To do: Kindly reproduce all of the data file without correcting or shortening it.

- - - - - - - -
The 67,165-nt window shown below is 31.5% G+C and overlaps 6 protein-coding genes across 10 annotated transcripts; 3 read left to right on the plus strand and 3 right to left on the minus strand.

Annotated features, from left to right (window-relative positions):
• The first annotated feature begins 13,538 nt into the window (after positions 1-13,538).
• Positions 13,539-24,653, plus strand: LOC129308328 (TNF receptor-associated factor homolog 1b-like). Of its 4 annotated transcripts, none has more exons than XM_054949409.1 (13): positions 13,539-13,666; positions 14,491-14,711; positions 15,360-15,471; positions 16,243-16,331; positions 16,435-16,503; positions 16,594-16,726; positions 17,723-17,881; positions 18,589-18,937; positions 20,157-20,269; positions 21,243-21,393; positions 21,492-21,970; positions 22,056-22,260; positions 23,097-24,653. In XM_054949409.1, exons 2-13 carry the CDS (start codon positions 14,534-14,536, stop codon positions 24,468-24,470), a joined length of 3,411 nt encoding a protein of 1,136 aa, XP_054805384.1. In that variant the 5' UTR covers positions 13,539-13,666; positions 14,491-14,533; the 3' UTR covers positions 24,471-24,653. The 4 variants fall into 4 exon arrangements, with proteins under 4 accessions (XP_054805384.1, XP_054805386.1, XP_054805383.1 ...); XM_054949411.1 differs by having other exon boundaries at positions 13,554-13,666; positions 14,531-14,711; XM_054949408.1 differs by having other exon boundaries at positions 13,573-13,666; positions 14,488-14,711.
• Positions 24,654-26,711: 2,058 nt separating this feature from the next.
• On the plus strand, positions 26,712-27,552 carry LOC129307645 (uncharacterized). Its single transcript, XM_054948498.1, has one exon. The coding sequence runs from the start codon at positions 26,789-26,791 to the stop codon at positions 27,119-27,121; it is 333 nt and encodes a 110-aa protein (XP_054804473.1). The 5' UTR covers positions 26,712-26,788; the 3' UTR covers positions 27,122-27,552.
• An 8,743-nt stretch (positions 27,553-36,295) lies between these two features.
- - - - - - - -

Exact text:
The 67,165-nt window shown below is 31.5% G+C and overlaps 6 protein-coding genes across 10 annotated transcripts; 3 read left to right on the plus strand and 3 right to left on the minus strand.

Annotated features, from left to right (window-relative positions):
• The first annotated feature begins 13,538 nt into the window (after positions 1-13,538).
• Positions 13,539-24,653, plus strand: LOC129308328 (TNF receptor-associated factor homolog 1b-like). Of its 4 annotated transcripts, none has more exons than XM_054949409.1 (13): positions 13,539-13,666; positions 14,491-14,711; positions 15,360-15,471; positions 16,243-16,331; positions 16,435-16,503; positions 16,594-16,726; positions 17,723-17,881; positions 18,589-18,937; positions 20,157-20,269; positions 21,243-21,393; positions 21,492-21,970; positions 22,056-22,260; positions 23,097-24,653. In XM_054949409.1, exons 2-13 carry the CDS (start codon positions 14,534-14,536, stop codon positions 24,468-24,470), a joined length of 3,411 nt encoding a protein of 1,136 aa, XP_054805384.1. In that variant the 5' UTR covers positions 13,539-13,666; positions 14,491-14,533; the 3' UTR covers positions 24,471-24,653. The 4 variants fall into 4 exon arrangements, with proteins under 4 accessions (XP_054805384.1, XP_054805386.1, XP_054805383.1 ...); XM_054949411.1 differs by having other exon boundaries at positions 13,554-13,666; positions 14,531-14,711; XM_054949408.1 differs by having other exon boundaries at positions 13,573-13,666; positions 14,488-14,711.
• Positions 24,654-26,711: 2,058 nt separating this feature from the next.
• On the plus strand, positions 26,712-27,552 carry LOC129307645 (uncharacterized). Its single transcript, XM_054948498.1, has one exon. The coding sequence runs from the start codon at positions 26,789-26,791 to the stop codon at positions 27,119-27,121; it is 333 nt and encodes a 110-aa protein (XP_054804473.1). The 5' UTR covers positions 26,712-26,788; the 3' UTR covers positions 27,122-27,552.
• An 8,743-nt stretch (positions 27,553-36,295) lies between these two features.